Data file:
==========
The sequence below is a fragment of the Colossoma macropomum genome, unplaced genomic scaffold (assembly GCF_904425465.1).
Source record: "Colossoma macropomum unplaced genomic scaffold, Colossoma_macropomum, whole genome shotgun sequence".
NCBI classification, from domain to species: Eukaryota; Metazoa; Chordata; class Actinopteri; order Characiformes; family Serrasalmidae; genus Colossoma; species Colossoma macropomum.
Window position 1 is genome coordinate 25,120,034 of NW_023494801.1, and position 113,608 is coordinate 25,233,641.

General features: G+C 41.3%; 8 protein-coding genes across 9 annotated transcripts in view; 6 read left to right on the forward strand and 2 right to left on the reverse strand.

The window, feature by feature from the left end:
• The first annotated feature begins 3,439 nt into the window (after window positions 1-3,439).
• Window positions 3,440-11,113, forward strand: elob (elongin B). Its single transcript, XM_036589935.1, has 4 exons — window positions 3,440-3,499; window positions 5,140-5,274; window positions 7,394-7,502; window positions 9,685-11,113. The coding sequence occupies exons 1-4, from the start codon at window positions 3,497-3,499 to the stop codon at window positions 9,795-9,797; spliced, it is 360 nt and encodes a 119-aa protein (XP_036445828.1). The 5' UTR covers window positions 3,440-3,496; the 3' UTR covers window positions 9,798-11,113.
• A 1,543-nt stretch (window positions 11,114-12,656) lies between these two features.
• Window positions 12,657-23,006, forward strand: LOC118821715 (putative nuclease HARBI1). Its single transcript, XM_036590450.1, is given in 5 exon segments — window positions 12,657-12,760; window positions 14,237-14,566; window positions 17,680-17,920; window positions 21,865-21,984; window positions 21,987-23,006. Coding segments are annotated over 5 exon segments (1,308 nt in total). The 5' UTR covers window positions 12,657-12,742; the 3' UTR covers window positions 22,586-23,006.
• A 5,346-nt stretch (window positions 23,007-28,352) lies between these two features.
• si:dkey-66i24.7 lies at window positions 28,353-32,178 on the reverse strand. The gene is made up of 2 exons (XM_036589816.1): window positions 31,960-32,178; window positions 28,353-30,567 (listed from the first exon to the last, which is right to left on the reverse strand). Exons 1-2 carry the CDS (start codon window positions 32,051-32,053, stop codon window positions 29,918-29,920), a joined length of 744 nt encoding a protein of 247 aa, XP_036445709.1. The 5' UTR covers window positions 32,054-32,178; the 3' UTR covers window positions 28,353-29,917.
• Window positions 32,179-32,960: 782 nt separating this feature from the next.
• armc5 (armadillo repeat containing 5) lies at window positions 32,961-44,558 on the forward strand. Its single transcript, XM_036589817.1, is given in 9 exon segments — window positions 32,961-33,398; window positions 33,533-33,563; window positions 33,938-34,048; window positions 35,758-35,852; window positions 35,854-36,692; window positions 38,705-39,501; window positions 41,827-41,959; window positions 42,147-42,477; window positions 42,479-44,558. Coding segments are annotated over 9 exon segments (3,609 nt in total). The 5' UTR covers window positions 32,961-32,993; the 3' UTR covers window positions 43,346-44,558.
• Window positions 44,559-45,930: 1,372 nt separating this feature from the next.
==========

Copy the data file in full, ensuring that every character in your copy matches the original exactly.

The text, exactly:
The sequence below is a fragment of the Colossoma macropomum genome, unplaced genomic scaffold (assembly GCF_904425465.1).
Source record: "Colossoma macropomum unplaced genomic scaffold, Colossoma_macropomum, whole genome shotgun sequence".
NCBI classification, from domain to species: Eukaryota; Metazoa; Chordata; class Actinopteri; order Characiformes; family Serrasalmidae; genus Colossoma; species Colossoma macropomum.
Window position 1 is genome coordinate 25,120,034 of NW_023494801.1, and position 113,608 is coordinate 25,233,641.

General features: G+C 41.3%; 8 protein-coding genes across 9 annotated transcripts in view; 6 read left to right on the forward strand and 2 right to left on the reverse strand.

The window, feature by feature from the left end:
• The first annotated feature begins 3,439 nt into the window (after window positions 1-3,439).
• Window positions 3,440-11,113, forward strand: elob (elongin B). Its single transcript, XM_036589935.1, has 4 exons — window positions 3,440-3,499; window positions 5,140-5,274; window positions 7,394-7,502; window positions 9,685-11,113. The coding sequence occupies exons 1-4, from the start codon at window positions 3,497-3,499 to the stop codon at window positions 9,795-9,797; spliced, it is 360 nt and encodes a 119-aa protein (XP_036445828.1). The 5' UTR covers window positions 3,440-3,496; the 3' UTR covers window positions 9,798-11,113.
• A 1,543-nt stretch (window positions 11,114-12,656) lies between these two features.
• Window positions 12,657-23,006, forward strand: LOC118821715 (putative nuclease HARBI1). Its single transcript, XM_036590450.1, is given in 5 exon segments — window positions 12,657-12,760; window positions 14,237-14,566; window positions 17,680-17,920; window positions 21,865-21,984; window positions 21,987-23,006. Coding segments are annotated over 5 exon segments (1,308 nt in total). The 5' UTR covers window positions 12,657-12,742; the 3' UTR covers window positions 22,586-23,006.
• A 5,346-nt stretch (window positions 23,007-28,352) lies between these two features.
• si:dkey-66i24.7 lies at window positions 28,353-32,178 on the reverse strand. The gene is made up of 2 exons (XM_036589816.1): window positions 31,960-32,178; window positions 28,353-30,567 (listed from the first exon to the last, which is right to left on the reverse strand). Exons 1-2 carry the CDS (start codon window positions 32,051-32,053, stop codon window positions 29,918-29,920), a joined length of 744 nt encoding a protein of 247 aa, XP_036445709.1. The 5' UTR covers window positions 32,054-32,178; the 3' UTR covers window positions 28,353-29,917.
• Window positions 32,179-32,960: 782 nt separating this feature from the next.
• armc5 (armadillo repeat containing 5) lies at window positions 32,961-44,558 on the forward strand. Its single transcript, XM_036589817.1, is given in 9 exon segments — window positions 32,961-33,398; window positions 33,533-33,563; window positions 33,938-34,048; window positions 35,758-35,852; window positions 35,854-36,692; window positions 38,705-39,501; window positions 41,827-41,959; window positions 42,147-42,477; window positions 42,479-44,558. Coding segments are annotated over 9 exon segments (3,609 nt in total). The 5' UTR covers window positions 32,961-32,993; the 3' UTR covers window positions 43,346-44,558.
• Window positions 44,559-45,930: 1,372 nt separating this feature from the next.